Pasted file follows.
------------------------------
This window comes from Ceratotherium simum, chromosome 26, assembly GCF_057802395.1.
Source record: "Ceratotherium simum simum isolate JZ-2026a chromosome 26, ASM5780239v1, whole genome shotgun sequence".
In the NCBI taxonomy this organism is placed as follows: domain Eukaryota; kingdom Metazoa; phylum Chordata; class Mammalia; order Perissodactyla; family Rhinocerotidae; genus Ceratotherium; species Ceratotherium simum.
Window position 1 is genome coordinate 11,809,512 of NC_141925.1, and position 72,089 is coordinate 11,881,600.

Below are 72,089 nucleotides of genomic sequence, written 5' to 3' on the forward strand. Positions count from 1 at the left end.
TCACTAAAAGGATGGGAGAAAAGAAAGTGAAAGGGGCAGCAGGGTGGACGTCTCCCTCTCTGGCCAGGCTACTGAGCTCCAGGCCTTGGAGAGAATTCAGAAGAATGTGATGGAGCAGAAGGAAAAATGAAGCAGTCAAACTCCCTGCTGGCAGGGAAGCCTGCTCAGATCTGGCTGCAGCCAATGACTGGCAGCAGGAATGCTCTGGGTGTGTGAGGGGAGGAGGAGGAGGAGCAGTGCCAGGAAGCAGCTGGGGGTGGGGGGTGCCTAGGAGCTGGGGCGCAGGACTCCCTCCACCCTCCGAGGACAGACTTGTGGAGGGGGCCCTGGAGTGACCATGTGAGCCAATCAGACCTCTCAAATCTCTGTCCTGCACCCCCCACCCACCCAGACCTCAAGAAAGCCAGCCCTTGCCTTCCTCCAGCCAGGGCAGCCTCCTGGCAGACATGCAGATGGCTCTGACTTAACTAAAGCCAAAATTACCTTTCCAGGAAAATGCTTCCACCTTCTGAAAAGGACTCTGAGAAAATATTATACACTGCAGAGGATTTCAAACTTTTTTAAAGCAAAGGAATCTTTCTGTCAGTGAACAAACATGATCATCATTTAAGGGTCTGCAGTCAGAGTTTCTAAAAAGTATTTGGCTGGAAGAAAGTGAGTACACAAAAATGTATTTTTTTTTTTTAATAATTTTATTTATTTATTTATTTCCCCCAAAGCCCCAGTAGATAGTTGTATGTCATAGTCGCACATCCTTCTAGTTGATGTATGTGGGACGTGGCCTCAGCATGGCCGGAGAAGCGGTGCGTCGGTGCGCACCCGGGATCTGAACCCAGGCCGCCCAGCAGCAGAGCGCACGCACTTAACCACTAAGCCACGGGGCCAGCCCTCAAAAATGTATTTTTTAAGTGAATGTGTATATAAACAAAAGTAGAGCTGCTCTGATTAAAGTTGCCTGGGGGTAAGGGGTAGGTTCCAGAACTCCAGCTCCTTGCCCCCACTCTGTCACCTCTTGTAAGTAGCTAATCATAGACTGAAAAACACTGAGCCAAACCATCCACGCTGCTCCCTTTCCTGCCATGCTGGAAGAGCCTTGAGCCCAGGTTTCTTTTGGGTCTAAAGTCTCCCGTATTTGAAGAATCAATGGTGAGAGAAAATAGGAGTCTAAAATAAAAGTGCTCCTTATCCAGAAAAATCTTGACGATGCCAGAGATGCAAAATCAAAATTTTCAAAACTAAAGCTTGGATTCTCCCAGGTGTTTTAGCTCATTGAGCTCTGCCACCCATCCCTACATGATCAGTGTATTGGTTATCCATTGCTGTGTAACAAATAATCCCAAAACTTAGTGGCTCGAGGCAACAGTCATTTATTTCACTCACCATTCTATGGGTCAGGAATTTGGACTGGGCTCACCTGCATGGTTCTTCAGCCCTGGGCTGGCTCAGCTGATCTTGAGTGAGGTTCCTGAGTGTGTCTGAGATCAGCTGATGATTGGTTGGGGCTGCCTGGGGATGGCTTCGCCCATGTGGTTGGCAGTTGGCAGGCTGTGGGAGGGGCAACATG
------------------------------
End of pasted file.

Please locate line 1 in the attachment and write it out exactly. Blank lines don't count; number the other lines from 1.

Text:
This window comes from Ceratotherium simum, chromosome 26, assembly GCF_057802395.1.